Monday, January 28, 2013

VCs and Record Labels Sing The Same Songs

For those that don't know, the man above is Trinidad James. He likes everything he owns to be gold. Trust me.

Back in December, Def Jam rewarded Mr. James and his golden hit single with $2 million. Money that Mr. James vowed not to spend all in one place as he launches into recording his first album under the Def Jam imprint.

I've come to see over the past few months that venture capital firms and record labels largely behave in similar ways. It's likely that you can do a loose mapping of roles from one organization to the next.

And the talent hunt is largely similar, given that big gambles are placed on the prospects of future success. Present success is typically lacking or imperfectly indicative of growth. Folks from both spaces are forced to look at individuals (artists and entrepreneurs) and ask themselves whether or not they have what it takes to overcome pressure, adversity and outsized expectations to make a hit.

At the other end of this equation lies the creators (artists and entrepreneurs). S/he who is most capable of understanding the consequences of large capital injections will be better positioned to move forward with suddenly inflated bank accounts. In each case, the creators have not "earned" money when they've closed a funding round or signed an advance. Instead, they've "earned" access to borrowed money which the lenders (record labels and venture capitalists) hope will generate a larger return - or, at the very least be recouped.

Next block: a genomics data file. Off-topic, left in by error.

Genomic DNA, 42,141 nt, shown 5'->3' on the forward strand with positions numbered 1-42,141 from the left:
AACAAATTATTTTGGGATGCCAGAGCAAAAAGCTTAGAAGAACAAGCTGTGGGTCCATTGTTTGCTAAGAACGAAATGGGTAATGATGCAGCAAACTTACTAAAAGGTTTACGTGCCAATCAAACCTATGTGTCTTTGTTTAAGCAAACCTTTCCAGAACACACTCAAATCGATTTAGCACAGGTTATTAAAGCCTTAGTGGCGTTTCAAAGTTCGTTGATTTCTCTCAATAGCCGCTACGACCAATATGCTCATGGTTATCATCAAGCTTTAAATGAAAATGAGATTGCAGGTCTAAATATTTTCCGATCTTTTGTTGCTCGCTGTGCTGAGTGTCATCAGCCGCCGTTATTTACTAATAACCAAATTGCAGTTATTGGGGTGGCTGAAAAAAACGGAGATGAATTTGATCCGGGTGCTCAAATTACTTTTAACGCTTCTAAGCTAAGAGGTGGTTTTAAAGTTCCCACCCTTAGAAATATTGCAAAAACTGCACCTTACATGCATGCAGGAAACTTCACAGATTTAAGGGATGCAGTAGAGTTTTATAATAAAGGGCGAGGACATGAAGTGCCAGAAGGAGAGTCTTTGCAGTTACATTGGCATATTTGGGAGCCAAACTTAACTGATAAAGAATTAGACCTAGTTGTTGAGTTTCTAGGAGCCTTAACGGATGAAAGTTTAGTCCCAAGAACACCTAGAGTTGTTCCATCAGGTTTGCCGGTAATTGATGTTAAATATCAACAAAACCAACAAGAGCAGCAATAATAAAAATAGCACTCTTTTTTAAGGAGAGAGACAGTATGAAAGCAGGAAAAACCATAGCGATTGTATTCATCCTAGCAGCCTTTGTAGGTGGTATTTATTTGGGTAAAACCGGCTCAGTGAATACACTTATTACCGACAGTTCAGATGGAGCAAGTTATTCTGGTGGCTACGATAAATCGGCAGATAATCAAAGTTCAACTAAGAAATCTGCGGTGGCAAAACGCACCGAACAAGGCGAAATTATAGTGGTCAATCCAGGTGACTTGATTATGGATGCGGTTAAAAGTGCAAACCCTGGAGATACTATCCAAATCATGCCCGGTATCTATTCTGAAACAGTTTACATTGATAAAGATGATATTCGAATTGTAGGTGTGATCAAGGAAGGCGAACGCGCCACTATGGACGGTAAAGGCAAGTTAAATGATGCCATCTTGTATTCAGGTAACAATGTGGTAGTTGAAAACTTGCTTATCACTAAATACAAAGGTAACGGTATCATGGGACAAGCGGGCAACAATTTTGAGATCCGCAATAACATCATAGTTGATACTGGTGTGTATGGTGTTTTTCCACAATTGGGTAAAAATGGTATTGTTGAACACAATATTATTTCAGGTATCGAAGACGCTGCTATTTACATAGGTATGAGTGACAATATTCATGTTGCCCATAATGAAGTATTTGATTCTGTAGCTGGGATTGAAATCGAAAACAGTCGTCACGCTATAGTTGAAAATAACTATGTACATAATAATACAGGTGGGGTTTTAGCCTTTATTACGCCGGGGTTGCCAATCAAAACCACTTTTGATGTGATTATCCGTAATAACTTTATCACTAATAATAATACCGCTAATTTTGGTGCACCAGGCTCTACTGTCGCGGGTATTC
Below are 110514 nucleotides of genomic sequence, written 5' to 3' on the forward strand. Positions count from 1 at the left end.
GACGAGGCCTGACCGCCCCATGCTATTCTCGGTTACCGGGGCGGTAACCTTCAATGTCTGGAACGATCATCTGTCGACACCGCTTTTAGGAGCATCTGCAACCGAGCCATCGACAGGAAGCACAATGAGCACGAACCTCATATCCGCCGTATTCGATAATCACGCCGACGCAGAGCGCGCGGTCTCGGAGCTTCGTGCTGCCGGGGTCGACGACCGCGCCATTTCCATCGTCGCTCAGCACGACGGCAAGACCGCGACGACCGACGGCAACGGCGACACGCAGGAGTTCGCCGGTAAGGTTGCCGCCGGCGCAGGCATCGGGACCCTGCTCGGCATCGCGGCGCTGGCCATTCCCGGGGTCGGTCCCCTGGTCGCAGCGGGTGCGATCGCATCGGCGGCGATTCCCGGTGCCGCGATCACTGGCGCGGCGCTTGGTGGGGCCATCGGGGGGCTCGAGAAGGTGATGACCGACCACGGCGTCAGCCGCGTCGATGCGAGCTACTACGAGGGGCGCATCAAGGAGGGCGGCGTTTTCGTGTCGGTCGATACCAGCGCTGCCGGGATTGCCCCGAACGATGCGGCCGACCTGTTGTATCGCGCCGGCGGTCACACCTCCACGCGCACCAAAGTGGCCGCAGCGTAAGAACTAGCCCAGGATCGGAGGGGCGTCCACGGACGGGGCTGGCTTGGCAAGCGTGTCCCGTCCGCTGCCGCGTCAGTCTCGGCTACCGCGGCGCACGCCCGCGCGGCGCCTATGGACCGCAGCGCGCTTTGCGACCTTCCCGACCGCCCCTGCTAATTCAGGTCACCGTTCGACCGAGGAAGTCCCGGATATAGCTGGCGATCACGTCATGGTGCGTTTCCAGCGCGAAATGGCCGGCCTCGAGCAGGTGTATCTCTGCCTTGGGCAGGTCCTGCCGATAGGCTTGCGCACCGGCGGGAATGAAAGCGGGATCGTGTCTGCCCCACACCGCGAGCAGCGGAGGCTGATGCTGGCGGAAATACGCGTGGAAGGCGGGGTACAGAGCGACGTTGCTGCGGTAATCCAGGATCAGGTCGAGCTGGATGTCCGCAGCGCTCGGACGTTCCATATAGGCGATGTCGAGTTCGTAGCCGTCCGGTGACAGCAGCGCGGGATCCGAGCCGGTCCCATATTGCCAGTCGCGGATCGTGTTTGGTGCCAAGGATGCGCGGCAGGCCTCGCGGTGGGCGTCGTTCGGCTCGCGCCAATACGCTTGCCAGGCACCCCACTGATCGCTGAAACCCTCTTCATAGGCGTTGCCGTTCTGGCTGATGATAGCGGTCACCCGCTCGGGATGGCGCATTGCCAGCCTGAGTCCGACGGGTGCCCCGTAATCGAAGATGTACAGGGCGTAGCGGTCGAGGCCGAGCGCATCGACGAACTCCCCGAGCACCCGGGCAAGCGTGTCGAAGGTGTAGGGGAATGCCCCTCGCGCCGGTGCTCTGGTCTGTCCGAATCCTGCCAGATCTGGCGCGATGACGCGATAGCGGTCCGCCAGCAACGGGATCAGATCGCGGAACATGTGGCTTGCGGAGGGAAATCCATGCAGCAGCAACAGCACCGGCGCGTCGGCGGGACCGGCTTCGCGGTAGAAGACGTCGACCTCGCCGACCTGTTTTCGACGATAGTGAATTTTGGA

This dance between lenders and creators is a unique one to watch. In both spaces, those that rise to the top on the creative side have an unprecedented say in the process. In the case of Mr. James, a few million YouTube views put him on the radar of every label with an interest in investing in Southern hip hop (The Justin Bieber Phenomenon). When bidding wars arise, the wise creator will not be quick to immediately jump at the highest bidder. Instead, s/he will look at the resources that the lender brings to the table that may be useful in the path towards creating a hit.

Lenders should be wary of those creators that ask for too much. And creators should take pause when greeted by lenders that force their way into the door by dumping tons of money.

A&Rs are looking for the next Jay Z, while VCs are looking for the next Facebook. It might be Trinidad James and it might be Only time will tell.

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